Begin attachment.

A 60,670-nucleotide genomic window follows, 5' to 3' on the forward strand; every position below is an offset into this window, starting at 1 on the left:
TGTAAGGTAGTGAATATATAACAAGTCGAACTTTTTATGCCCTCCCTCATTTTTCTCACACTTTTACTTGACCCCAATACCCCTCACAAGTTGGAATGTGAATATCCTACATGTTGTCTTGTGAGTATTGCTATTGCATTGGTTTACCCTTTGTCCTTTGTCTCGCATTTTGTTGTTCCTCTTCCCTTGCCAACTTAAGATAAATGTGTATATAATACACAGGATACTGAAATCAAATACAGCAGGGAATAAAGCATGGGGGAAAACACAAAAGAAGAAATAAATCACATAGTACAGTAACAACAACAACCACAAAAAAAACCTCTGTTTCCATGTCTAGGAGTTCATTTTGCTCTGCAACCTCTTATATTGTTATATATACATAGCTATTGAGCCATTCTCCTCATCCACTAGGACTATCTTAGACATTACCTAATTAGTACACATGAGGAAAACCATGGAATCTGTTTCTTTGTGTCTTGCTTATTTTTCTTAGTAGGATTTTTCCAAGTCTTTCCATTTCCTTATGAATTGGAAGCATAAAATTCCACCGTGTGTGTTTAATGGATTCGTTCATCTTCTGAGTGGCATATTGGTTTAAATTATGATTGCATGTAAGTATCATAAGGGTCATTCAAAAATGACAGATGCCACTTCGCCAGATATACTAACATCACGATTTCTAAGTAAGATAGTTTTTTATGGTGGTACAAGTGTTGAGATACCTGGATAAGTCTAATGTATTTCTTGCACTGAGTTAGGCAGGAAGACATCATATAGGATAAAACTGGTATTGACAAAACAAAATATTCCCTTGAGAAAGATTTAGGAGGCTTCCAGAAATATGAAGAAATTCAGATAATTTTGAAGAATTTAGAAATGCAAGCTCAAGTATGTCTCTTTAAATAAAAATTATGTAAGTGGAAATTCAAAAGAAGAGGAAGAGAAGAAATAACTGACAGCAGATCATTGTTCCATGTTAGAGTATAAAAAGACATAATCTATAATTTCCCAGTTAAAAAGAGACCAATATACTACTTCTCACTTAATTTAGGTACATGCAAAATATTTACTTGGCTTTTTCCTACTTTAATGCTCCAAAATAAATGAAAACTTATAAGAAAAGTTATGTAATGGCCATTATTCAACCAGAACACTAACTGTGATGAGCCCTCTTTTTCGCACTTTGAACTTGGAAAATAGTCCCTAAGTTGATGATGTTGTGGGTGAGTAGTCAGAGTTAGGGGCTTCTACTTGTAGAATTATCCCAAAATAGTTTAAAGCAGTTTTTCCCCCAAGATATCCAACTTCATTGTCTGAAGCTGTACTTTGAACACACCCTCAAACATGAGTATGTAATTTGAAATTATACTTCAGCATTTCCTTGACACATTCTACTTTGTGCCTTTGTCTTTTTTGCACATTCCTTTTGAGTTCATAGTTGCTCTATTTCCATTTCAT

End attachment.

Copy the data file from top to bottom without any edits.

A 60,670-nucleotide genomic window follows, 5' to 3' on the forward strand; every position below is an offset into this window, starting at 1 on the left:
TGTAAGGTAGTGAATATATAACAAGTCGAACTTTTTATGCCCTCCCTCATTTTTCTCACACTTTTACTTGACCCCAATACCCCTCACAAGTTGGAATGTGAATATCCTACATGTTGTCTTGTGAGTATTGCTATTGCATTGGTTTACCCTTTGTCCTTTGTCTCGCATTTTGTTGTTCCTCTTCCCTTGCCAACTTAAGATAAATGTGTATATAATACACAGGATACTGAAATCAAATACAGCAGGGAATAAAGCATGGGGGAAAACACAAAAGAAGAAATAAATCACATAGTACAGTAACAACAACAACCACAAAAAAAACCTCTGTTTCCATGTCTAGGAGTTCATTTTGCTCTGCAACCTCTTATATTGTTATATATACATAGCTATTGAGCCATTCTCCTCATCCACTAGGACTATCTTAGACATTACCTAATTAGTACACATGAGGAAAACCATGGAATCTGTTTCTTTGTGTCTTGCTTATTTTTCTTAGTAGGATTTTTCCAAGTCTTTCCATTTCCTTATGAATTGGAAGCATAAAATTCCACCGTGTGTGTTTAATGGATTCGTTCATCTTCTGAGTGGCATATTGGTTTAAATTATGATTGCATGTAAGTATCATAAGGGTCATTCAAAAATGACAGATGCCACTTCGCCAGATATACTAACATCACGATTTCTAAGTAAGATAGTTTTTTATGGTGGTACAAGTGTTGAGATACCTGGATAAGTCTAATGTATTTCTTGCACTGAGTTAGGCAGGAAGACATCATATAGGATAAAACTGGTATTGACAAAACAAAATATTCCCTTGAGAAAGATTTAGGAGGCTTCCAGAAATATGAAGAAATTCAGATAATTTTGAAGAATTTAGAAATGCAAGCTCAAGTATGTCTCTTTAAATAAAAATTATGTAAGTGGAAATTCAAAAGAAGAGGAAGAGAAGAAATAACTGACAGCAGATCATTGTTCCATGTTAGAGTATAAAAAGACATAATCTATAATTTCCCAGTTAAAAAGAGACCAATATACTACTTCTCACTTAATTTAGGTACATGCAAAATATTTACTTGGCTTTTTCCTACTTTAATGCTCCAAAATAAATGAAAACTTATAAGAAAAGTTATGTAATGGCCATTATTCAACCAGAACACTAACTGTGATGAGCCCTCTTTTTCGCACTTTGAACTTGGAAAATAGTCCCTAAGTTGATGATGTTGTGGGTGAGTAGTCAGAGTTAGGGGCTTCTACTTGTAGAATTATCCCAAAATAGTTTAAAGCAGTTTTTCCCCCAAGATATCCAACTTCATTGTCTGAAGCTGTACTTTGAACACACCCTCAAACATGAGTATGTAATTTGAAATTATACTTCAGCATTTCCTTGACACATTCTACTTTGTGCCTTTGTCTTTTTTGCACATTCCTTTTGAGTTCATAGTTGCTCTATTTCCATTTCAT